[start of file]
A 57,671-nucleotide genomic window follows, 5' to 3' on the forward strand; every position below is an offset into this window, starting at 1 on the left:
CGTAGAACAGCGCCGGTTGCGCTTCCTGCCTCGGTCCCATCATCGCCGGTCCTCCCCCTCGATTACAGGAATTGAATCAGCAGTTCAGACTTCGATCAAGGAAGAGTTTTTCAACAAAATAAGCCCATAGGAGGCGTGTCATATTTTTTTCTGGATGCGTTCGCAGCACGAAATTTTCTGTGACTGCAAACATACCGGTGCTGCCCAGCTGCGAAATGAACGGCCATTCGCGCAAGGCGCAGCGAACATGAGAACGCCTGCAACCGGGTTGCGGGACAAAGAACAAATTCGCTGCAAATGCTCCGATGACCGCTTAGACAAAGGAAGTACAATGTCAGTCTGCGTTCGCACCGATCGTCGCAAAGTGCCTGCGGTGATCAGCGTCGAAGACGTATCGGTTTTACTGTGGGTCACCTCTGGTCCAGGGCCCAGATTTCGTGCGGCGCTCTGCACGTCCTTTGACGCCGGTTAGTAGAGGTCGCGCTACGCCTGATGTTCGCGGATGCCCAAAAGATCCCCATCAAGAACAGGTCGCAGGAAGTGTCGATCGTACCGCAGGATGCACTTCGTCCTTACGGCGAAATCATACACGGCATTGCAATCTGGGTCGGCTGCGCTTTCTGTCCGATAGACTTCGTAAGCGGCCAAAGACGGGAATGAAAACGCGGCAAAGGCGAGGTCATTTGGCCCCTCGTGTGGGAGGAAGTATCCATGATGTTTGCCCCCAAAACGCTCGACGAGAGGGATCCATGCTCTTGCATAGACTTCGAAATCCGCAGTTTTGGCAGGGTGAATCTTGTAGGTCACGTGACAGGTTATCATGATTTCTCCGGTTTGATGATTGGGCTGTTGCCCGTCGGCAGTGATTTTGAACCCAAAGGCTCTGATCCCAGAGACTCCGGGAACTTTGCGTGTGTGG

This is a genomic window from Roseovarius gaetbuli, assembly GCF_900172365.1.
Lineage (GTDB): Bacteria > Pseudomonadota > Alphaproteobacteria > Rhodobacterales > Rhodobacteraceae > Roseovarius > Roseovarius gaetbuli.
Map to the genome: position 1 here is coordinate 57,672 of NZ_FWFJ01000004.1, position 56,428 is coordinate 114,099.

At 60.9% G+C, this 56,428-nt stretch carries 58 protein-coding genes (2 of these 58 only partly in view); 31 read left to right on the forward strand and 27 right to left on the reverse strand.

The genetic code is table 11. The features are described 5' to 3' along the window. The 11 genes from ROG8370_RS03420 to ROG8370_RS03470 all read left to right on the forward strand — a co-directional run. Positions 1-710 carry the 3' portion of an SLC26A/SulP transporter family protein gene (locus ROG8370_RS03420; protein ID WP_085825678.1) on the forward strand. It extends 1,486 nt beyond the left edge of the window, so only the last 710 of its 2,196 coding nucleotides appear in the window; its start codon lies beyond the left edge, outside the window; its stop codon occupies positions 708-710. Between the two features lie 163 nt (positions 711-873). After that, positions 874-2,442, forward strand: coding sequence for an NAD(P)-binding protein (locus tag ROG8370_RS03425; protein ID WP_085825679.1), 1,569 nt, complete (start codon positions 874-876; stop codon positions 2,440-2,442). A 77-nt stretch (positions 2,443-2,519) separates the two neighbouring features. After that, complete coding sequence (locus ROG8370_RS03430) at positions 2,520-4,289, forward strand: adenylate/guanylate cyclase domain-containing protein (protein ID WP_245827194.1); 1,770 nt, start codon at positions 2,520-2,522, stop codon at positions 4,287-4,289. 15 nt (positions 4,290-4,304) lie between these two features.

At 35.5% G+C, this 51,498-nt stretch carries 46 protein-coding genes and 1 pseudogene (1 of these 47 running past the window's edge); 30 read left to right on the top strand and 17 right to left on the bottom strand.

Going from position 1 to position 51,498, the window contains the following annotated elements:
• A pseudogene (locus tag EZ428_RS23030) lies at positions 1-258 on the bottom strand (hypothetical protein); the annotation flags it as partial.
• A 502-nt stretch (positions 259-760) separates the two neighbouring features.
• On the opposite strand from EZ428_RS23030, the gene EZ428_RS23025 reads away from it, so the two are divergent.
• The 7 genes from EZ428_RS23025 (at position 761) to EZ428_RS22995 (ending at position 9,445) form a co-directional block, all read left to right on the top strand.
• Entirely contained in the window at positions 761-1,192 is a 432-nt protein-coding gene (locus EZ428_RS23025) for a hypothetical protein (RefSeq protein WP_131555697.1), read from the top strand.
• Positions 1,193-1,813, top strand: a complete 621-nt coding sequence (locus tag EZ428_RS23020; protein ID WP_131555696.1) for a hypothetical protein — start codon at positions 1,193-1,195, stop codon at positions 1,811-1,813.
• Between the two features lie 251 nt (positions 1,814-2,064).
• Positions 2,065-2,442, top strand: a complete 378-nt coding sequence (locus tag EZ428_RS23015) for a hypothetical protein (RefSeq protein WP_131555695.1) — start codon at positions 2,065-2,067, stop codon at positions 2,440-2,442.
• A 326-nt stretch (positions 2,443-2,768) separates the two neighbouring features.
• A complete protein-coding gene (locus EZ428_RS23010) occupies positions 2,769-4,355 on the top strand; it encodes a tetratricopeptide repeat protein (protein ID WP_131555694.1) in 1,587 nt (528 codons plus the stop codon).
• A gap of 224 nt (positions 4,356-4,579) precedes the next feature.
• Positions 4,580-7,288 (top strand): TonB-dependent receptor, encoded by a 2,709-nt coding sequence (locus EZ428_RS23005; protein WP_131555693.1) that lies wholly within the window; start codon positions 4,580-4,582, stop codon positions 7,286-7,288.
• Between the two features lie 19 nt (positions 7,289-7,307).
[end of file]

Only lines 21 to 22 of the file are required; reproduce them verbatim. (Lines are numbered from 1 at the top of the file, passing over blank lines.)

• Positions 4,580-7,288 (top strand): TonB-dependent receptor, encoded by a 2,709-nt coding sequence (locus EZ428_RS23005; protein WP_131555693.1) that lies wholly within the window; start codon positions 4,580-4,582, stop codon positions 7,286-7,288.
• Between the two features lie 19 nt (positions 7,289-7,307).